Album Review: Moodymann – Dj Kicks


K7’s third in a hat-trick of mixes from three of today’s true dance-floor mavericks chalks up their 51st entry into the DJ Kicks series. Only with someone of the stature of enigmatic Detroiter Moodymann could they possibly follow Actress’ and Koze’s milestones in the series.  

The story of Kenny Dixon Jr has many landmarks, the infamous Redbull lecture, the roller skating jam, selling his motor through his label Mahogany’s website. That’s before we even get to the music. With Moodymann the story and the music go hand in hand. In everything KDJ does he’s a story teller, from his singles, albums to his club sets, combining many narratives to free your mind and make sure your ass follows. With an almost mythical air about him, it is impossible to separate the legend from the music, with all he does engulfed in a mysterious and often disorientating haze. 

Any one who has seen Moodymann on the decks will agree that his narration on DJ Kicks 51 mirrors his clubs sets. Just as in the club, Moodymann teases in one subplot and then shimmies off in another, a timeless Detroit style where the musical intent and the personality of the selector is more important than technical skill. In the club he’ll throw in curveballs, like killing the music, getting on the mic and announcing; “The bar is open for service”, this while being fed champagne by his female entourage. 

Separated from this spectacle he invites himself into your own home with his second ever mix CD, following the immaculate Moodymann Collection from 2006. The music he brings is laid bare. What is evoked is an alluring collage of moods, grooves and mysteries to explore rather than be walked through. Where you end up with the plot is circumspect, it’s more about what you found on the way. 

Taking us through a hazy first half an hour he lays down lazy hip hop and smoke shrouded electronics, before breaking into a more lively second half with Fort Knox Five feat. Mustafa Akbar – Uptown Tricks (Rodney Hunter Remix). The inclusion of Daniel Bortz and Noir & Haze – Around (Solomun Vox) will upset the hardcore fans but what story is complete without its villains? How better to cast the sweet soulful efforts of Big Muff or the obtuse rhythms of Marcelus Pittmann than next to straight-edge euro house that owes so much to Kenny Dixon JR and his contemporaries. More importantly who would have the balls to do that?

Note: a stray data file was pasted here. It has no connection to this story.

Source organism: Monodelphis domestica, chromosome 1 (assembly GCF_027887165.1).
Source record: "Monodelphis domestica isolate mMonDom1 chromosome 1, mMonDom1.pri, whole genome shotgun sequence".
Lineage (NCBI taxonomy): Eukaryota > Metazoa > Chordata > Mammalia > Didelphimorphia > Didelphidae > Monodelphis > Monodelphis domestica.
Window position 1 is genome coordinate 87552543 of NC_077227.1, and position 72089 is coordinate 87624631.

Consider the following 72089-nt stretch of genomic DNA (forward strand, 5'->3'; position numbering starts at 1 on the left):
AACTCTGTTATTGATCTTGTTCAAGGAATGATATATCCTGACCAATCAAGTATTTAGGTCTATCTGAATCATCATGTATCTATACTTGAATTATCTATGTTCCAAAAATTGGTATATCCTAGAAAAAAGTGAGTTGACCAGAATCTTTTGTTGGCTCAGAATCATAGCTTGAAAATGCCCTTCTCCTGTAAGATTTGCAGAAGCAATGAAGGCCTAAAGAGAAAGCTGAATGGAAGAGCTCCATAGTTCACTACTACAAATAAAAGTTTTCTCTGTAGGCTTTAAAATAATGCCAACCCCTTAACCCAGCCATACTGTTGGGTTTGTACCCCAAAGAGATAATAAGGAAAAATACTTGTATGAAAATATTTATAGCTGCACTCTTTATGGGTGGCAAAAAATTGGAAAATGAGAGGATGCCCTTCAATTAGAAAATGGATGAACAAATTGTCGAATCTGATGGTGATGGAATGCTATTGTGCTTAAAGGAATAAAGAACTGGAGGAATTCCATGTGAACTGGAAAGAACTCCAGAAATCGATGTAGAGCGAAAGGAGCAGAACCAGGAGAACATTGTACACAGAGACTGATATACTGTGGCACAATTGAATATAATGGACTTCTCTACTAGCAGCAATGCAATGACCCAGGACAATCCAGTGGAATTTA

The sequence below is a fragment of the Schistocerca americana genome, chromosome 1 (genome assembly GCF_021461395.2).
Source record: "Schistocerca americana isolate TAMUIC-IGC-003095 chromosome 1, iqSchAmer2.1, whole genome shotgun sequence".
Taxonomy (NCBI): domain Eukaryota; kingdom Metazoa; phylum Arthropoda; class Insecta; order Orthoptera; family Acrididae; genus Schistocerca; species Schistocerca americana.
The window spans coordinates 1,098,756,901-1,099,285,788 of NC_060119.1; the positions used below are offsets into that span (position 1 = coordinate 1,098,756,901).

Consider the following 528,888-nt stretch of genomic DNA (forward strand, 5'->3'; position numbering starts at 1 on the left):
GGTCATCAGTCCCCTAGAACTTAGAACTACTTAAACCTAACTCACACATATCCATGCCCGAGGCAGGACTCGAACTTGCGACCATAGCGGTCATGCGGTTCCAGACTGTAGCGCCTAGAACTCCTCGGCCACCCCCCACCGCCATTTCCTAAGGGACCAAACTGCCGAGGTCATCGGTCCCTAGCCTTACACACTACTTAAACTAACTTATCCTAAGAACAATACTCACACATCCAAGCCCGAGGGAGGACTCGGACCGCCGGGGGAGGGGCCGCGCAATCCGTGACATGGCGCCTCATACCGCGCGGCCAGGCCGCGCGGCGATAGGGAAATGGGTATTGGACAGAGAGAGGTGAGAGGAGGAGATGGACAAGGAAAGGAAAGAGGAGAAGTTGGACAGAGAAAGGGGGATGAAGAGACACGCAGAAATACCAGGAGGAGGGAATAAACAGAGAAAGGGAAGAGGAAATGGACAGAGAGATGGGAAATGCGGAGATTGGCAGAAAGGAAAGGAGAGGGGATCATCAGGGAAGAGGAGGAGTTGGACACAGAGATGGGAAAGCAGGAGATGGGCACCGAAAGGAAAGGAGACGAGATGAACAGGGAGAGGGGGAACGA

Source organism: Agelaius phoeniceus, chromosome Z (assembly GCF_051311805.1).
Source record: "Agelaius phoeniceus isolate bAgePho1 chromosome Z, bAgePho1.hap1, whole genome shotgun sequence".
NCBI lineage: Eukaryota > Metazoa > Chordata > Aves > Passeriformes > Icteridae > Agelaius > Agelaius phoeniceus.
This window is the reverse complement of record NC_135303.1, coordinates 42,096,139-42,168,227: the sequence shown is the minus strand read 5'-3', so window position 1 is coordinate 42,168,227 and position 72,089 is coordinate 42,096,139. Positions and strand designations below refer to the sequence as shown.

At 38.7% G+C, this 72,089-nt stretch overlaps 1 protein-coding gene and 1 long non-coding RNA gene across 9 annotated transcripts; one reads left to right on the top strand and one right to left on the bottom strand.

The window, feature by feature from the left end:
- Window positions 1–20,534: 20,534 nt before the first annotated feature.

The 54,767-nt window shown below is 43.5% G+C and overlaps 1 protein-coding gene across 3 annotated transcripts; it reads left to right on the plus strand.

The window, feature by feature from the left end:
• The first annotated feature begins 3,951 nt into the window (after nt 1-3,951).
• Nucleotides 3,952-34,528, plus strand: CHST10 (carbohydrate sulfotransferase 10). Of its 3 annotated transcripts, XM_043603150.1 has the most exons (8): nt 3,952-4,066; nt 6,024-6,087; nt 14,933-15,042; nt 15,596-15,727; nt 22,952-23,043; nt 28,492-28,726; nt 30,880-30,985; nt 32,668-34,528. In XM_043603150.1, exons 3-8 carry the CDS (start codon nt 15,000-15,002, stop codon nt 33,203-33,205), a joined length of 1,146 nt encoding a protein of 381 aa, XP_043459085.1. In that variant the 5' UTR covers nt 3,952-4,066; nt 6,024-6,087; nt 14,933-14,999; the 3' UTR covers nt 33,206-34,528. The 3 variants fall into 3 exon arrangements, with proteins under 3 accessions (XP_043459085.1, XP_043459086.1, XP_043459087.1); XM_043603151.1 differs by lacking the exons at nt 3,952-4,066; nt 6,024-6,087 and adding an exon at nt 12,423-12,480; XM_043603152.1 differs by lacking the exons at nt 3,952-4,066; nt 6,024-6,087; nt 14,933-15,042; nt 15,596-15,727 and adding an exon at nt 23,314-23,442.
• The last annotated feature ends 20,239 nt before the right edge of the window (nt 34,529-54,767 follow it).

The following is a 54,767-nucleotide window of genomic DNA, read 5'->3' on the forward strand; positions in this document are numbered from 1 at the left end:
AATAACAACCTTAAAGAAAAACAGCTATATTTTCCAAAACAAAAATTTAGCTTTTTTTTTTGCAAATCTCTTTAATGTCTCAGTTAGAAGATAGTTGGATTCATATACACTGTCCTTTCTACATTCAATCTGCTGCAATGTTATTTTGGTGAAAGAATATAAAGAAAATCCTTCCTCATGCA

The mix is not as technically slick as modern mixing technology could allow it to be but in the hands of Moodymann, the game is laying the soul of a track bare by playing it properly and allowing it to evoke its own mood and memories. This is the complete opposite of his predecessor Koze in the Kicks series, who twisted, edited and remixed almost every track to fit his singular vision. In programming the mix KDJ has allowed each track to fully breathe, with elements of the proceeding track enhancing those in the next. The mixing does have its moments though, conjuring the beautiful Come Home by Little Dragon from the murky atmosphere of Julien Dyne feat. Mara TK’s Stained Glass Fresh Frozen. 

To put it bluntly, the heads are probably not going to like this. Its hardly slick or singular and the composite tracks are more unearthed gems than must-have forgotten classics. There are no airs and graces and Moodymann takes a view from the street, guided by his own enigma, a presence. This leaves the mix an open book, not one that will go dog eared through use but one that will keep it’s shape and will certainly reward re explorations in later chapters of life.